procedure

The highly purified austenitic steel had the following composition (in wt%): Cr 18; Ni 10; C 1.5 X 10m5; 0 10-5; N 10m5; S 2.5 X 10-5: Fe balance. The samples were cold rolled to 0.2 mm, then punched from the foil (3 mm discs). vacuum annealed at 1370 K and quenched in water. The side to be implanted was then electrolytically polished. Implantations were made using the isotope separator of the Institut de Physique Nucltaire de Lyon. The ion fluences were lo”, 2 x 10” and 6 x 10” ions cmm2 at 40 keV. The samples were implanted at room temperature (25°C) maintained by water circulation and liquid nitrogen cold traps near the specimen reduced contamination to a minimum. After implantation, the samples were thinned through the non-implanted side, the implanted one being protected by a translucent varnish coating. Some implanted samples were polished to selected depths before being thinned from behind to allow examinations a few nanometers under the surface. The electrolyte was 20% perchloric acid in 80% acetic acid used at 5°C

S. Fayeulle et (11./ TEM on awtenitic

290

steel

and 30 V. Examination was carried out with a 200 CX JEOL microscope some EDX analyses were made with a 400 STEM Philips microscope.

3. Experimental

and

results

3. I. Non-implanted

samples

Examination of the FeeCr-Ni alloy in the unimplanted condition revealed the fee structure (a = 0.357 nm) with few defects (dislocations and twins). No precipitation is seen in grain boundaries (fig. 1). 3.2. Implantation

of lOI

ions cm- ’

3.2.1. Direct observation of the implanted surface The implanted layer is highly defected with a high density of dislocations (fig. 2). According to the electron beam incidence, Bragg fringes are seen (fig. 3) showing that the surface relief is very irregular. Nevertheless, the fringes are relatively oriented and so are the surface undulations. The study of diffraction patterns (fig. 4) allows the identification (in addition to y austenite) of (Y’ martensite (bee, a = 0.285 nm, c = 0.304 nm), of orthorhombic nitride ({-Fe,N type, a = 0.552 nm, b = 0.483 nm, c = 0.442 nm) and of hexagonal nitride ((Cr, Fe),N, _ ~ type, a = 0.480 nm, c = 0.446 nm). The spots of the nitrides are rather weak: there are small amounts of these compounds. 3.2.2. Observation in the implanted layer (60 nm below the initial surface) Many of very small plate precipitates are detected (fig. 5) and the diffraction patterns (fig. 6) show the y matrix (fee), the (Y’martensite (bee) and a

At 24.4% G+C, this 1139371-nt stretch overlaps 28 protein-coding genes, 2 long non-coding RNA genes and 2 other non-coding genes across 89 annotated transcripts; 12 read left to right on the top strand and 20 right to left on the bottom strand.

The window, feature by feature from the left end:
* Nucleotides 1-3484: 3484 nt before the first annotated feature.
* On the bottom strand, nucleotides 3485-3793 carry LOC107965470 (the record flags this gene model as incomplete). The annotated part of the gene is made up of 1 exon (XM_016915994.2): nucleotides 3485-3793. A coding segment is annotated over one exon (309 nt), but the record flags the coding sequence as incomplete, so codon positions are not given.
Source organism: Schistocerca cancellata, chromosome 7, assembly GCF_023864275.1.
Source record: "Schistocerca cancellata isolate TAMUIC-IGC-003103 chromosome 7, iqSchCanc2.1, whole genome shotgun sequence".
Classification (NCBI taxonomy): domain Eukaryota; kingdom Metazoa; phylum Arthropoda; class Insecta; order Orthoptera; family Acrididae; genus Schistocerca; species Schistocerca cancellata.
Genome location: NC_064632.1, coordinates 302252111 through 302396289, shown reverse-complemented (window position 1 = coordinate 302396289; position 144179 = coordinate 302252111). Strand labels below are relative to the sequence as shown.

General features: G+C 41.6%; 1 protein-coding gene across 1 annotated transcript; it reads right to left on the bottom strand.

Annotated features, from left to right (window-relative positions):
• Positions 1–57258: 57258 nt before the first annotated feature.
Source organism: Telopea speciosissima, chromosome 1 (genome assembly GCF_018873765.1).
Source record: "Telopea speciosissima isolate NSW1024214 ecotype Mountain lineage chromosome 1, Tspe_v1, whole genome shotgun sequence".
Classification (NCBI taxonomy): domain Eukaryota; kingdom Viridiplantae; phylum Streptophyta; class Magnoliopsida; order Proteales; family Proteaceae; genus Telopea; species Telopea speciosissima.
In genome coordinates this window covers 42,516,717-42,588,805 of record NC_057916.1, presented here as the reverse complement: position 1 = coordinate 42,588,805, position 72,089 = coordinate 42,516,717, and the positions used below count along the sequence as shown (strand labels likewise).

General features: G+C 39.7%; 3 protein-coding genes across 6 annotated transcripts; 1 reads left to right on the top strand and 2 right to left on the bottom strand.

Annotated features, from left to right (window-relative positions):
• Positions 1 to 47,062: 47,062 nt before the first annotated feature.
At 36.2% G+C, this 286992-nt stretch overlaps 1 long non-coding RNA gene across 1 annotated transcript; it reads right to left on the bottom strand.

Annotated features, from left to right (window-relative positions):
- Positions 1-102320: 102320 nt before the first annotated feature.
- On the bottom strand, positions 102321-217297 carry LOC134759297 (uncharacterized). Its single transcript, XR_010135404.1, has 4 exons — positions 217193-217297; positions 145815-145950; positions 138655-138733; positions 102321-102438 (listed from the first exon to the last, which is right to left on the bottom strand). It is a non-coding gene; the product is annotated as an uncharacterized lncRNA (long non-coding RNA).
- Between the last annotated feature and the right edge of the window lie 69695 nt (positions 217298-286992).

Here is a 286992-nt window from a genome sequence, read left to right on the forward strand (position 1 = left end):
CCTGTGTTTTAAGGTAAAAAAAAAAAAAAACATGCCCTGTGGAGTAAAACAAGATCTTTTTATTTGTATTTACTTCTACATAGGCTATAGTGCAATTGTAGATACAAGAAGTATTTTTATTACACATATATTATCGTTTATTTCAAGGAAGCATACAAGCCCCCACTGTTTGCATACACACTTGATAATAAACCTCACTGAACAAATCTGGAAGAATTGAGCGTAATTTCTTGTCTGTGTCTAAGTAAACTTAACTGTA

Fig. 1. Grain

boundary

m a non-implanted

sample

291

Fig. 2. 10 ” N cm~’

Fig. 3. 10 ” N cm

implantation:

’ implantation:

dlslocatvxs.

Bragg fringes.

0 . 0

O oZo**

0

212

l

0

..Ti2

l

0020

O

o

. 0

Fig. 4. Electron diffraction pattern: (0) Dashed circle: double diffraction on a’.

LX’martensite,

z = (513); (0)

e nitride;

(0)

3 nitride.

Fig. 5. F martensite

(bright field (BF) and dark field (DF)

micrographs)

third hexagonal phase with parameters u = 0.254 nm and c = 0.408 nm. This phase is the E martensite. The orientation relationships between the three phases are those currently observed in that kind of steel [21,22]: (110),, II (OOOl), II(ill), and (ill),, II (2iiO), II (lOi), (these are the well known Kurdjumov-Sachs orientation relationships). On the diffraction patterns, the existence of small plate precipitates gives streaks perpendicular to the precipitate direction on the matrix spots (fig. 6). 3.3. Implantation

of 2 X I 0i7 ions cm ~ 2

3.3.1. Direct observation of the implanted surface The aspect of the surface is now very much modified and different contrasts are seen according to the electron beam incidence (fig. 7). Particularly, oriented precipitates are detected (fig. 8). Diffraction patterns (fig. 9) show that the layer is made up only of orthorhombic or hexagonal nitrides (the

S. Fuyeulle Ed(II. / TEM on crustenitic steel

‘100E

293

-b 0 0 0 0

ioio . oil i .

0 0

x

.